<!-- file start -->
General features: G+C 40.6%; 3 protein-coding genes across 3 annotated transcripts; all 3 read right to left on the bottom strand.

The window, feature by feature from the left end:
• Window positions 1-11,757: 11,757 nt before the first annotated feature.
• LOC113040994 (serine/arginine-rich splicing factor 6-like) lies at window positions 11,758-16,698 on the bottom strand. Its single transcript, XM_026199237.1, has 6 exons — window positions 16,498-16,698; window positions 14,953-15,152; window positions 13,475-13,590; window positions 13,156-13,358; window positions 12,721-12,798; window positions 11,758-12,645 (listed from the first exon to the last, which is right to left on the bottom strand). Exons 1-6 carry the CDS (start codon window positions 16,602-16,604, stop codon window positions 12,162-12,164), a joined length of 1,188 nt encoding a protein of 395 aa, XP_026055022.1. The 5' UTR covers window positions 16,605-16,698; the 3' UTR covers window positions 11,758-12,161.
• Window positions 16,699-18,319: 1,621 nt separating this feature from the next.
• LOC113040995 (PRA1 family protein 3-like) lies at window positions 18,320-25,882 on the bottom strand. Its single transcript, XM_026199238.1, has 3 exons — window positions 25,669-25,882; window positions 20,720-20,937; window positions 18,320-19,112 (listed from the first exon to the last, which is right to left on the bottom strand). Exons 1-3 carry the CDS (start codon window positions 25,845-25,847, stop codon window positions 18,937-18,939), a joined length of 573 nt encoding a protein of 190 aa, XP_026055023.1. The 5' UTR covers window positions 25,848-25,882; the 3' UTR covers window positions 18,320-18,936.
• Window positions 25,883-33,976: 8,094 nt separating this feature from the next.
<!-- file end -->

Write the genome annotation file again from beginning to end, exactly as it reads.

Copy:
General features: G+C 40.6%; 3 protein-coding genes across 3 annotated transcripts; all 3 read right to left on the bottom strand.

The window, feature by feature from the left end:
• Window positions 1-11,757: 11,757 nt before the first annotated feature.
• LOC113040994 (serine/arginine-rich splicing factor 6-like) lies at window positions 11,758-16,698 on the bottom strand. Its single transcript, XM_026199237.1, has 6 exons — window positions 16,498-16,698; window positions 14,953-15,152; window positions 13,475-13,590; window positions 13,156-13,358; window positions 12,721-12,798; window positions 11,758-12,645 (listed from the first exon to the last, which is right to left on the bottom strand). Exons 1-6 carry the CDS (start codon window positions 16,602-16,604, stop codon window positions 12,162-12,164), a joined length of 1,188 nt encoding a protein of 395 aa, XP_026055022.1. The 5' UTR covers window positions 16,605-16,698; the 3' UTR covers window positions 11,758-12,161.
• Window positions 16,699-18,319: 1,621 nt separating this feature from the next.
• LOC113040995 (PRA1 family protein 3-like) lies at window positions 18,320-25,882 on the bottom strand. Its single transcript, XM_026199238.1, has 3 exons — window positions 25,669-25,882; window positions 20,720-20,937; window positions 18,320-19,112 (listed from the first exon to the last, which is right to left on the bottom strand). Exons 1-3 carry the CDS (start codon window positions 25,845-25,847, stop codon window positions 18,937-18,939), a joined length of 573 nt encoding a protein of 190 aa, XP_026055023.1. The 5' UTR covers window positions 25,848-25,882; the 3' UTR covers window positions 18,320-18,936.
• Window positions 25,883-33,976: 8,094 nt separating this feature from the next.